There’s a quote chalked into the wall near Rockefeller that I knew existed, but never really actually saw until about a week ago when I caught a glimpse of it on accident. It’s yellow chalk, carved carefully above a bench built into the concrete wall leading up to the Big Red Barn. “Dear God, be good to me,” it reads. “The sea is so wide, and my boat is so small.” Someone I respect very much brought it up to me my freshman year. “I think about the quote a lot when finals come around,” he said. I scoffed — what would the smartest kid I know here know about small boats and wide oceans? The curve has always been in your favor; how much better do you want God to be to you?
Coming on a full year after that particular conversation, I’ve realized a couple things. One of those things is that there is a lot more to life to simply having things go your way. In fact, at least this year, I can confidently say very little has gone my way.
I came into the year wanting everything everyone else seemed to so effortlessly have: great grades, a social life, a Kim/Kanye level relationship and most importantly, adequate sleep. I can do this, I told myself. And with as much motivation as I approached this year, I am now leaving it behind filled with a sense of defeat and disappointment.
I want so badly to put a spin on this year, if for no other reason, but for the betterment of this column, and subsequently, your enjoyment. Every kid that’s chosen to “write about a time you failed” knows that that college essay only gets you into college if you end it on a positive note — something you learned about yourself, something you reconciled with, something good. Something ending with you looking optimistically into the future as a more mature teen, ready to head to college and change the world for the better.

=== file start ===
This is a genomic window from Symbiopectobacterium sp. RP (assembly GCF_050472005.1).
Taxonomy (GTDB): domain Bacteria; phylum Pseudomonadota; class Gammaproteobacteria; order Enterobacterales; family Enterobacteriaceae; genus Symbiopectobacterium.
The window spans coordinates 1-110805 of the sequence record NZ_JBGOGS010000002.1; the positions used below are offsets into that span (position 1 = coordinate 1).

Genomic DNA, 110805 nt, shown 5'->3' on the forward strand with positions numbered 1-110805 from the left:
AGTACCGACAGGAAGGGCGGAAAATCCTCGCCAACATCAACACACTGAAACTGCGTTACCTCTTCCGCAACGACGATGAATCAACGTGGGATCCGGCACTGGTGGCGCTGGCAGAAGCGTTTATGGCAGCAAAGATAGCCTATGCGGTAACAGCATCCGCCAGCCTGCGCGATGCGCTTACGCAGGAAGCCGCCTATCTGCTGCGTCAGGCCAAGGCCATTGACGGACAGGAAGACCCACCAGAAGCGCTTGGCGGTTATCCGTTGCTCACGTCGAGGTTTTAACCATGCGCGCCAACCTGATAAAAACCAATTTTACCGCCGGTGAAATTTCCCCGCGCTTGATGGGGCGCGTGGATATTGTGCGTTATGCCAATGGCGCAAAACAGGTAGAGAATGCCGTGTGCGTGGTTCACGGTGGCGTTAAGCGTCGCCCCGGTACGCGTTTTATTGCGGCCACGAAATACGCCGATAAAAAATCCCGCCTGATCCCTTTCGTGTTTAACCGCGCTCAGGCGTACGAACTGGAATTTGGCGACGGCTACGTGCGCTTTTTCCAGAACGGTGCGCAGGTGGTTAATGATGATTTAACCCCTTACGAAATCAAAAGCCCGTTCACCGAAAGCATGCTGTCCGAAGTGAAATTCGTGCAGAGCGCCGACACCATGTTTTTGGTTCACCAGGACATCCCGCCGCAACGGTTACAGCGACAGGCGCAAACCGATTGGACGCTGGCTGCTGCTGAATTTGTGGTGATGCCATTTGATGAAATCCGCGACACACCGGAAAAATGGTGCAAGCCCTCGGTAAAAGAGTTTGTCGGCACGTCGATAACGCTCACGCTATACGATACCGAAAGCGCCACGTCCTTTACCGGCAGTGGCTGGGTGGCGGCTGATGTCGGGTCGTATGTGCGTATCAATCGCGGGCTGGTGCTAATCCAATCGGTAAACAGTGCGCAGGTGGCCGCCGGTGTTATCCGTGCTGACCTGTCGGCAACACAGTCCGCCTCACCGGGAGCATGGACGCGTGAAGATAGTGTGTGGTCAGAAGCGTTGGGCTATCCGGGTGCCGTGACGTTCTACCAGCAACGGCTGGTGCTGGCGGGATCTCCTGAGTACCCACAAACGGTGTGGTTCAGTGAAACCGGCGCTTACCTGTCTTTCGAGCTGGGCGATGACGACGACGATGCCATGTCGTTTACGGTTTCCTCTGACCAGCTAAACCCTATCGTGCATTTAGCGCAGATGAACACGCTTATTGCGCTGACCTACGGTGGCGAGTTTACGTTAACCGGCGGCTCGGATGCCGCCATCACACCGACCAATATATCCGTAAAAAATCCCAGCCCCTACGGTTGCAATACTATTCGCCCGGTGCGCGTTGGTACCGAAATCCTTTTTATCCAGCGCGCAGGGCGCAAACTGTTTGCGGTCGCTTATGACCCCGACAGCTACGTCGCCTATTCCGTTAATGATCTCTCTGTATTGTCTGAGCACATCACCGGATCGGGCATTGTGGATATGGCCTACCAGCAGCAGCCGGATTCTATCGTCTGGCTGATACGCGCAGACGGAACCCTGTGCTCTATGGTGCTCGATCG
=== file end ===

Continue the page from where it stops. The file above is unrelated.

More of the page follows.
Unfortunately, I am convinced that attempting to look at things this way all the time might get you into college, but it does not necessarily get you through college. Things go wrong. Things don’t go your way — not once, not twice, but sometimes over and over again until you are left frustrated and angry and sad at yourself, at the people around you, at Cornell and at everything you can find yourself in access to. There is not always a silver lining to find in every situation that goes wrong — and coming to terms with that fact has been what a large part of this year has consisted of for me.
What always holds true, however, is how you behave in the situations you have no control over. I came into this year believing I had a right to having things go my way, and if they didn’t, I had a right to take my frustrations out on the people around me. I have come to the conclusion that what separates those that make it out of college more mature than how they entered is how they have chosen to react to what has been dealt to them. “Be so good, they can’t ignore you” is usually a quote reserved for your academic abilities, professional abilities or maybe even sporting abilities. I have found this year to prove that this quote stands true for your behavior as well — be so good to the people around you, no matter what you face, so that they are there for you and they are rooting for you. And even if they aren’t, they cannot ignore the good that you are.
Hebani Duggal is a sophomore in the College of Arts and Sciences. She can be reached at firstname.lastname@example.org. Teach Me How to Duggal appears alternate Tuesdays this semester.